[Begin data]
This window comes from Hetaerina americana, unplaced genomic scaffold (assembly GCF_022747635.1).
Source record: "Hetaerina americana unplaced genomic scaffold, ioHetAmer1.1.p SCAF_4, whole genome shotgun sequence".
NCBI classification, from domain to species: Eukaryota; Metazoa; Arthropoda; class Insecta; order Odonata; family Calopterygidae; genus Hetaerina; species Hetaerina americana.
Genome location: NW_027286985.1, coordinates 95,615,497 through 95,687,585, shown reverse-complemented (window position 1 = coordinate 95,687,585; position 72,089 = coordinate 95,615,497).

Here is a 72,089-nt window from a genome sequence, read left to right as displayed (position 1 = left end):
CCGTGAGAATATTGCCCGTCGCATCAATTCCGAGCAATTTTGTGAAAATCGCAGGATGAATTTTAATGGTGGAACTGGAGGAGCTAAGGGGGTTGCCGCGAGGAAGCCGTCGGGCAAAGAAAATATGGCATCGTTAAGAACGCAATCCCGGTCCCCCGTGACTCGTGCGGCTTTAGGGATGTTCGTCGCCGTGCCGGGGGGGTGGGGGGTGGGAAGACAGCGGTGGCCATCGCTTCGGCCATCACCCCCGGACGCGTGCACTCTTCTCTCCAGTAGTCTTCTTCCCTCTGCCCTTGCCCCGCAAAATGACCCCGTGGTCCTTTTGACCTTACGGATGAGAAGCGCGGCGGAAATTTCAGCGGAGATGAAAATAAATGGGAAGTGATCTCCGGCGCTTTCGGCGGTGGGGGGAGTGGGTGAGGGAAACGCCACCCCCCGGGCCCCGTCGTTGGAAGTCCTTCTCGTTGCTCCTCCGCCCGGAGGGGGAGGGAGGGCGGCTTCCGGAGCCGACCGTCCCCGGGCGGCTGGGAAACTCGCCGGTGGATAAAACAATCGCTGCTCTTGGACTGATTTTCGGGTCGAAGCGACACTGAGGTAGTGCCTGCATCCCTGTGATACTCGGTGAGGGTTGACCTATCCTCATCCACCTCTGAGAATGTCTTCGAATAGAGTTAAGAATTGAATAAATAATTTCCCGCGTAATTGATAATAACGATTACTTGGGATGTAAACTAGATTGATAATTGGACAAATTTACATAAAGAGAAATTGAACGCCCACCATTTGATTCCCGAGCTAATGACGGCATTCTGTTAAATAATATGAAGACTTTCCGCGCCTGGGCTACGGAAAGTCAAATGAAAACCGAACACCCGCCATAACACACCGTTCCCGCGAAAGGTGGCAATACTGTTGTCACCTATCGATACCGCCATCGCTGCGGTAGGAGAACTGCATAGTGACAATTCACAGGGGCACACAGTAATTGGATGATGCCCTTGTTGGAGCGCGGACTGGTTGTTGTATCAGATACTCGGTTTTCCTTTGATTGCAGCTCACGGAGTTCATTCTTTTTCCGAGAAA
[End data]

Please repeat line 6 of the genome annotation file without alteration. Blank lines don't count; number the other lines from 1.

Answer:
CCGTGAGAATATTGCCCGTCGCATCAATTCCGAGCAATTTTGTGAAAATCGCAGGATGAATTTTAATGGTGGAACTGGAGGAGCTAAGGGGGTTGCCGCGAGGAAGCCGTCGGGCAAAGAAAATATGGCATCGTTAAGAACGCAATCCCGGTCCCCCGTGACTCGTGCGGCTTTAGGGATGTTCGTCGCCGTGCCGGGGGGGTGGGGGGTGGGAAGACAGCGGTGGCCATCGCTTCGGCCATCACCCCCGGACGCGTGCACTCTTCTCTCCAGTAGTCTTCTTCCCTCTGCCCTTGCCCCGCAAAATGACCCCGTGGTCCTTTTGACCTTACGGATGAGAAGCGCGGCGGAAATTTCAGCGGAGATGAAAATAAATGGGAAGTGATCTCCGGCGCTTTCGGCGGTGGGGGGAGTGGGTGAGGGAAACGCCACCCCCCGGGCCCCGTCGTTGGAAGTCCTTCTCGTTGCTCCTCCGCCCGGAGGGGGAGGGAGGGCGGCTTCCGGAGCCGACCGTCCCCGGGCGGCTGGGAAACTCGCCGGTGGATAAAACAATCGCTGCTCTTGGACTGATTTTCGGGTCGAAGCGACACTGAGGTAGTGCCTGCATCCCTGTGATACTCGGTGAGGGTTGACCTATCCTCATCCACCTCTGAGAATGTCTTCGAATAGAGTTAAGAATTGAATAAATAATTTCCCGCGTAATTGATAATAACGATTACTTGGGATGTAAACTAGATTGATAATTGGACAAATTTACATAAAGAGAAATTGAACGCCCACCATTTGATTCCCGAGCTAATGACGGCATTCTGTTAAATAATATGAAGACTTTCCGCGCCTGGGCTACGGAAAGTCAAATGAAAACCGAACACCCGCCATAACACACCGTTCCCGCGAAAGGTGGCAATACTGTTGTCACCTATCGATACCGCCATCGCTGCGGTAGGAGAACTGCATAGTGACAATTCACAGGGGCACACAGTAATTGGATGATGCCCTTGTTGGAGCGCGGACTGGTTGTTGTATCAGATACTCGGTTTTCCTTTGATTGCAGCTCACGGAGTTCATTCTTTTTCCGAGAAA